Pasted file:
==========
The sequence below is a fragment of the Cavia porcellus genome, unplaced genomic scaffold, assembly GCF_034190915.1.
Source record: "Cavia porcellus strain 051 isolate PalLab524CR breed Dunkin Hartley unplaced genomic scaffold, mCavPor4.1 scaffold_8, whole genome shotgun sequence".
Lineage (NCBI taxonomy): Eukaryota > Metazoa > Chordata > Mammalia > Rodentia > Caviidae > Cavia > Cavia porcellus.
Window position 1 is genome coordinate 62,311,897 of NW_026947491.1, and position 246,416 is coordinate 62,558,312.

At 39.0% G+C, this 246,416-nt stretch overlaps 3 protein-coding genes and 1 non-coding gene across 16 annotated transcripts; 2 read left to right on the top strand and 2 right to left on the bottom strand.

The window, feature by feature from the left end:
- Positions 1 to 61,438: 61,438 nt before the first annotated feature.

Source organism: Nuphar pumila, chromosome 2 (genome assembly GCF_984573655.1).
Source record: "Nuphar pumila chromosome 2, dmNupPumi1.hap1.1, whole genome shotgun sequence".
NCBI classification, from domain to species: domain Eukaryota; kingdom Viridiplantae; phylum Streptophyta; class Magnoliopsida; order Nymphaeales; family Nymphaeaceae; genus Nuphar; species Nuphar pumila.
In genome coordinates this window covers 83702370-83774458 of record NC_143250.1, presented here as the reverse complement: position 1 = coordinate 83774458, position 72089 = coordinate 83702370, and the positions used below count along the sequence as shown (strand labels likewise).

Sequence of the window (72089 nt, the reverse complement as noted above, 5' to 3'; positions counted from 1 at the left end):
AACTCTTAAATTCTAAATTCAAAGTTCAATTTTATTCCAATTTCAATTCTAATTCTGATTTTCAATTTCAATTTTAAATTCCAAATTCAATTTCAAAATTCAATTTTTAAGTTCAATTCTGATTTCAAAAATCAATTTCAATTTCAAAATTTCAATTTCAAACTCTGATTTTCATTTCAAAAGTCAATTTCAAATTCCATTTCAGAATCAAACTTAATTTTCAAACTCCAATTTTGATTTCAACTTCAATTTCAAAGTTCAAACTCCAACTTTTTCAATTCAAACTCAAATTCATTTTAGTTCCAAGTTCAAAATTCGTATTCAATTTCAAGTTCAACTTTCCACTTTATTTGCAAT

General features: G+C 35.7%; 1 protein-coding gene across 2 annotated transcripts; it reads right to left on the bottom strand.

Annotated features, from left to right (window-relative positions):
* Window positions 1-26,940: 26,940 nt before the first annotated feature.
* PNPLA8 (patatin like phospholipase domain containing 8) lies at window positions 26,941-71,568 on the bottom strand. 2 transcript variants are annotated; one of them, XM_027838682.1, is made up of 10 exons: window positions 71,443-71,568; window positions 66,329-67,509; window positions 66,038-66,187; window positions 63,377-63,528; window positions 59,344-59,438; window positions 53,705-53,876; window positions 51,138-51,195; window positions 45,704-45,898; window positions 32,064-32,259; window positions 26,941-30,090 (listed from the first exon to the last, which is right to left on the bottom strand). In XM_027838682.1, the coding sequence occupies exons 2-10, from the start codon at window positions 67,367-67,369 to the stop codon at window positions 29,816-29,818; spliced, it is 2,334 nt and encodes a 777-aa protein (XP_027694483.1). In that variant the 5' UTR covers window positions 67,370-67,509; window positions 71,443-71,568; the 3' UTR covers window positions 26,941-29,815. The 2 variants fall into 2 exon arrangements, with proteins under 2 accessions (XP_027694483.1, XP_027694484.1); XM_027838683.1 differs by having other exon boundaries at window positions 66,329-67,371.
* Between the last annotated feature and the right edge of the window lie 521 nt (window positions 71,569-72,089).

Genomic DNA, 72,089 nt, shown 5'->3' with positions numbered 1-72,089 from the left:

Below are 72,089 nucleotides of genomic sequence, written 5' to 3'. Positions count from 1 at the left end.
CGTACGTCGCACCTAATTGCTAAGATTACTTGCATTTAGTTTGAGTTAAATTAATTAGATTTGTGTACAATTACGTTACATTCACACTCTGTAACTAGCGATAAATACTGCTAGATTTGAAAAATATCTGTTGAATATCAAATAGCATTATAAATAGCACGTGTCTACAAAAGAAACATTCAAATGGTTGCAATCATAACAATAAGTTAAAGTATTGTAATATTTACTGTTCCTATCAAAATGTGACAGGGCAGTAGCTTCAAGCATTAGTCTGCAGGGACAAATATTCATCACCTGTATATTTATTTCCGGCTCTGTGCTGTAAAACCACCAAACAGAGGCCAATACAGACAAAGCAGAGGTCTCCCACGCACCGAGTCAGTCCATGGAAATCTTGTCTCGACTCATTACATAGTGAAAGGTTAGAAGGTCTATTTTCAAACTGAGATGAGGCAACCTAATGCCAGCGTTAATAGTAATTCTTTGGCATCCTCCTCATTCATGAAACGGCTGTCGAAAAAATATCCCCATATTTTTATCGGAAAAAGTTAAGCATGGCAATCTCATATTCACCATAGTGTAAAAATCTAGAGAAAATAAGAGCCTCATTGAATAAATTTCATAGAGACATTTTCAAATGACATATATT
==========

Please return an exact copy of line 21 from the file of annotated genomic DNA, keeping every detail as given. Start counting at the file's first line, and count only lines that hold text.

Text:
CGTACGTCGCACCTAATTGCTAAGATTACTTGCATTTAGTTTGAGTTAAATTAATTAGATTTGTGTACAATTACGTTACATTCACACTCTGTAACTAGCGATAAATACTGCTAGATTTGAAAAATATCTGTTGAATATCAAATAGCATTATAAATAGCACGTGTCTACAAAAGAAACATTCAAATGGTTGCAATCATAACAATAAGTTAAAGTATTGTAATATTTACTGTTCCTATCAAAATGTGACAGGGCAGTAGCTTCAAGCATTAGTCTGCAGGGACAAATATTCATCACCTGTATATTTATTTCCGGCTCTGTGCTGTAAAACCACCAAACAGAGGCCAATACAGACAAAGCAGAGGTCTCCCACGCACCGAGTCAGTCCATGGAAATCTTGTCTCGACTCATTACATAGTGAAAGGTTAGAAGGTCTATTTTCAAACTGAGATGAGGCAACCTAATGCCAGCGTTAATAGTAATTCTTTGGCATCCTCCTCATTCATGAAACGGCTGTCGAAAAAATATCCCCATATTTTTATCGGAAAAAGTTAAGCATGGCAATCTCATATTCACCATAGTGTAAAAATCTAGAGAAAATAAGAGCCTCATTGAATAAATTTCATAGAGACATTTTCAAATGACATATATT